Because they involve grave threats to liberty, I see surveillance/privacy as the biggest technology-specific policy issues in the United States. (In other countries, technology-driven censorship might loom larger yet.) My views on privacy and surveillance have long been:
- Fixing the legal frameworks around information use is a difficult and necessary job. The tech community should be helping more than it is.
- Until those legal frameworks are indeed cleaned up, the only responsible alternative is to foot-drag on data collection, on data retention, and on the provision of data to governmental agencies.
Given the recent election of a US president with strong authoritarian tendencies, that foot-dragging is much more important than it was before.
Other important areas of technology/policy overlap include: Read more
The United States presidency was recently assumed by an Orwellian lunatic.* Sadly, this is not an exaggeration. The dangers — both of authoritarianism and of general mis-governance — are massive. Everybody needs in some way to respond.
*”Orwellian lunatic” is by no means an oxymoron. Indeed, many of the most successful tyrants in modern history have been delusional; notable examples include Hitler, Stalin, Mao and, more recently, Erdogan. (By way of contrast, I view most other Soviet/Russian leaders and most jumped-up-colonel coup leaders as having been basically sane.)
There are many candidates for what to focus on, including:
- Technology-specific issues — e.g. privacy/surveillance, network neutrality, etc.
- Issues in which technology plays a large role — e.g. economic changes that affect many people’s employment possibilities.
- Subjects that may not be tech-specific, but are certainly of great importance. The list of candidates here is almost endless, such as health care, denigration of women, maltreatment of immigrants, or the possible breakdown of the whole international order.
But please don’t just go on with your life and leave the politics to others. Those “others” you’d like to rely on haven’t been doing a very good job.
What I’ve chosen to do personally includes: Read more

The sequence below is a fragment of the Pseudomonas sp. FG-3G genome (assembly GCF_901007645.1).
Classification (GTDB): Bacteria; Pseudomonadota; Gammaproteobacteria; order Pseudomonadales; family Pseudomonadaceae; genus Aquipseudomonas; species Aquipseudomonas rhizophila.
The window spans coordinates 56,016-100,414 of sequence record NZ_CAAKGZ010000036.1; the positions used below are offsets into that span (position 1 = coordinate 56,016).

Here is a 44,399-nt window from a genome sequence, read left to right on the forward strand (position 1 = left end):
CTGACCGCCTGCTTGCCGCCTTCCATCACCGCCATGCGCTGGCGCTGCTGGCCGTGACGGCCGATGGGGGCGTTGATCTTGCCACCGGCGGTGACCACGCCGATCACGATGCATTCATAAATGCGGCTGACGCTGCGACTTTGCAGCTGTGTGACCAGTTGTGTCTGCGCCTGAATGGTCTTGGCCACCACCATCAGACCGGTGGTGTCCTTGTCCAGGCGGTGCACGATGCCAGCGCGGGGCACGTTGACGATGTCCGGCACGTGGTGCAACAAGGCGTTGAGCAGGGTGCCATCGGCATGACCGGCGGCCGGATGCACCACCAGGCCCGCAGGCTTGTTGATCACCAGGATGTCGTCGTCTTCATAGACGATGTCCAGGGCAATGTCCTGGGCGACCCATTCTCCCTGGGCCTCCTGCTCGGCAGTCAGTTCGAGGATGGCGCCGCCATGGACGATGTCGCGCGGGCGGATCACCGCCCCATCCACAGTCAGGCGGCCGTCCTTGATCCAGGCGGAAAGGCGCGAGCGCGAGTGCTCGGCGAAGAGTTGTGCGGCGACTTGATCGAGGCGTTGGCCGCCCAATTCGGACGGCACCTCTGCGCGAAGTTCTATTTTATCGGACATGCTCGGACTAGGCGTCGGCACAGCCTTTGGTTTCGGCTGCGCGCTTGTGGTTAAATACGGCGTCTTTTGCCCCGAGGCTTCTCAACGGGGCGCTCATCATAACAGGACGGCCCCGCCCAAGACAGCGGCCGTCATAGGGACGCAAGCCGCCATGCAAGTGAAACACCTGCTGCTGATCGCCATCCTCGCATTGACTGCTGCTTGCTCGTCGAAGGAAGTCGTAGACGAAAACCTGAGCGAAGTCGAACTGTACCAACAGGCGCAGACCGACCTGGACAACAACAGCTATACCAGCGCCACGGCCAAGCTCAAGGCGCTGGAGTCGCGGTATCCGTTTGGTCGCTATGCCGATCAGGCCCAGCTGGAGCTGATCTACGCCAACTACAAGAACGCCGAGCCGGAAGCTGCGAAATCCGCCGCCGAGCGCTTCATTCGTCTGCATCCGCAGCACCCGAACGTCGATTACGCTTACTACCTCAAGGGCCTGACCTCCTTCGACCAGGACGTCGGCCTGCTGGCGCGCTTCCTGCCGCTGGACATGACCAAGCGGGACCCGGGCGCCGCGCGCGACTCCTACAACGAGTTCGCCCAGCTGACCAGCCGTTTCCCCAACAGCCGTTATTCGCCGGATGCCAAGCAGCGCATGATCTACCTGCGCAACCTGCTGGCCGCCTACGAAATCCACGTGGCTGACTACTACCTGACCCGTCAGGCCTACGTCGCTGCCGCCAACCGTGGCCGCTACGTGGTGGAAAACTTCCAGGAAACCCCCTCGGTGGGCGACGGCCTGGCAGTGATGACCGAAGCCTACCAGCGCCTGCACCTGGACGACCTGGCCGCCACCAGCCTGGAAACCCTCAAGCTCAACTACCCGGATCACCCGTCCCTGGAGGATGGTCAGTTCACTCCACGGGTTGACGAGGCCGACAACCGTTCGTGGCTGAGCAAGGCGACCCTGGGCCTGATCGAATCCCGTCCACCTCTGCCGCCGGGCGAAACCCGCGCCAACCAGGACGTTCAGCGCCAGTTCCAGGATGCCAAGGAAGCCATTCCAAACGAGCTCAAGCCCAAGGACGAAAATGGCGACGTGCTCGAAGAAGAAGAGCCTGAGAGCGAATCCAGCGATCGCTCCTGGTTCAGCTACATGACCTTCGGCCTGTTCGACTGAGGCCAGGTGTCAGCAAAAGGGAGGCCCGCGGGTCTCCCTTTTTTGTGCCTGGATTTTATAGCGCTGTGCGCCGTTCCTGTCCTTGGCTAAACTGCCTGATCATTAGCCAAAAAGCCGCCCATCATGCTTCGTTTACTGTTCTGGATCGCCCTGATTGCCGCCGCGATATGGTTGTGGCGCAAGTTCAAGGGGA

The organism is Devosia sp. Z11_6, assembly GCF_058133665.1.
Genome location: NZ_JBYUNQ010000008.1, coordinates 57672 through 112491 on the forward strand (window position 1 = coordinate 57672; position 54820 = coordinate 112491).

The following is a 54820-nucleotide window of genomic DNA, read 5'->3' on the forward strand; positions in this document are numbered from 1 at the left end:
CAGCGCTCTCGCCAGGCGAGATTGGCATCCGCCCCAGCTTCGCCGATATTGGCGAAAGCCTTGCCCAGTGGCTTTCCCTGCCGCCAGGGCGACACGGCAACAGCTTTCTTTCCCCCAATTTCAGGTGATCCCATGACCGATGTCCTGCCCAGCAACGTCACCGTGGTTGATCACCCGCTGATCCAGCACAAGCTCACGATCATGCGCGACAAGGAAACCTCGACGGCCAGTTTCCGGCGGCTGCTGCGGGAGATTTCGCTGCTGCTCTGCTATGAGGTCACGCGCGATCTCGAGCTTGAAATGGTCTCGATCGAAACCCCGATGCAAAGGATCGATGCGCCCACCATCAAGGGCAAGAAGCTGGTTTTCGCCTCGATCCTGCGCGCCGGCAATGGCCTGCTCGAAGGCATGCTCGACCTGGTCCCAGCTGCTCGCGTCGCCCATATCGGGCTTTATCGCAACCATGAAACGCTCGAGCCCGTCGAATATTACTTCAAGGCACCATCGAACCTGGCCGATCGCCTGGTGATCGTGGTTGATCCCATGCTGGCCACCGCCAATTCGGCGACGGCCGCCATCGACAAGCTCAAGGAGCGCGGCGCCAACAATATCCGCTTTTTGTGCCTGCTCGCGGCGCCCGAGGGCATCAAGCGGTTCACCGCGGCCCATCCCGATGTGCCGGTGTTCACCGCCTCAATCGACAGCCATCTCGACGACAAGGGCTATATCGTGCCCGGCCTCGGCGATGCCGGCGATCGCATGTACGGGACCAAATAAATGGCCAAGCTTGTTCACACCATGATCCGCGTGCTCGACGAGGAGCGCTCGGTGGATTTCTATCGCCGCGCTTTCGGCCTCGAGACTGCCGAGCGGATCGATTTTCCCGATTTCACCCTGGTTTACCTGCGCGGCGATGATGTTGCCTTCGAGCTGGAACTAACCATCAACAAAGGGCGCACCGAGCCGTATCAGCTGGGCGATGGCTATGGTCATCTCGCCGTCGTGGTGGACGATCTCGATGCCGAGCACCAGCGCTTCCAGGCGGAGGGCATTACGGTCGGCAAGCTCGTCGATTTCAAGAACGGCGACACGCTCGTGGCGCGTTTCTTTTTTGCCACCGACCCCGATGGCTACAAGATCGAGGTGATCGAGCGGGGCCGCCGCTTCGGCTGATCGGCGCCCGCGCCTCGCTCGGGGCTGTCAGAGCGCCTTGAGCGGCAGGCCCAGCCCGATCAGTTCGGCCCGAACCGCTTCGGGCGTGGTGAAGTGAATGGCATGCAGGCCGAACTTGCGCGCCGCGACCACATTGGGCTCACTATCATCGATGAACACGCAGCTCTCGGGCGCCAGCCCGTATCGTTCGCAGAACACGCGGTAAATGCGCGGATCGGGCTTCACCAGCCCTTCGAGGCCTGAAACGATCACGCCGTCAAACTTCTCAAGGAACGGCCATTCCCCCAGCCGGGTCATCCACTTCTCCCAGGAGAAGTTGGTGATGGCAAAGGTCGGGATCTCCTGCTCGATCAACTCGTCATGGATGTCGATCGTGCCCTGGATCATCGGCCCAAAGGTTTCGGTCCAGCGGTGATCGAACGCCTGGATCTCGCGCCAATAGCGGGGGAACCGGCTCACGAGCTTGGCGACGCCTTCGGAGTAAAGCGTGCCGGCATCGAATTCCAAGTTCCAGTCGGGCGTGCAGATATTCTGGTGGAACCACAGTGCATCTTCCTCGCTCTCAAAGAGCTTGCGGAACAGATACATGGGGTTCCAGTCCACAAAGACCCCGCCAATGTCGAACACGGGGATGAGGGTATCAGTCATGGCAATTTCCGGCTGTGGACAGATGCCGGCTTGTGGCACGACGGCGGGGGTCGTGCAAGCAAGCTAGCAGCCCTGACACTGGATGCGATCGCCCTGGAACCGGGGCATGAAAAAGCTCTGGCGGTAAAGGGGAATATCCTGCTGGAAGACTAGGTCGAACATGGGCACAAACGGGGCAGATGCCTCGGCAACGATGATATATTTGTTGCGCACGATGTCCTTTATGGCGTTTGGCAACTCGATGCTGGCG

Crate.io and CrateDB basics include:
- Crate.io makes CrateDB.
- CrateDB is a quasi-RDBMS designed to receive sensor data and similar IoT (Internet of Things) inputs.
- CrateDB’s creators were perhaps a little slow to realize that the “R” part was needed, but are playing catch-up in that regard.
- Crate.io is an outfit founded by Austrian guys, headquartered in Berlin, that is turning into a San Francisco company.
- Crate.io says it has 22 employees and 5 paying customers.
- Crate.io cites bigger numbers than that for confirmed production users, clearly active clusters, and overall product downloads.
In essence, CrateDB is an open source and less mature alternative to MemSQL. The opportunity for MemSQL and CrateDB alike exists in part because analytic RDBMS vendors didn’t close it off.
CrateDB’s not-just-relational story starts:
- A column can contain ordinary values (of usual-suspect datatypes) or “objects”, …
- … where “objects” presumably are the kind of nested/hierarchical structures that are common in the NoSQL/internet-backend world, …
- … except when they’re just BLOBs (Binary Large OBjects).
- There’s a way to manually define “strict schemas” on the structured objects, and a syntax for navigating their structure in WHERE clauses.
- There’s also a way to automagically infer “dynamic schemas”, but it’s simplistic enough to be more suitable for development/prototyping than for serious production.
|Categories: Columnar database management, Data models and architecture, Databricks, Spark and BDAS, GIS and geospatial, MemSQL, NoSQL, Open source, Structured documents||3 Comments|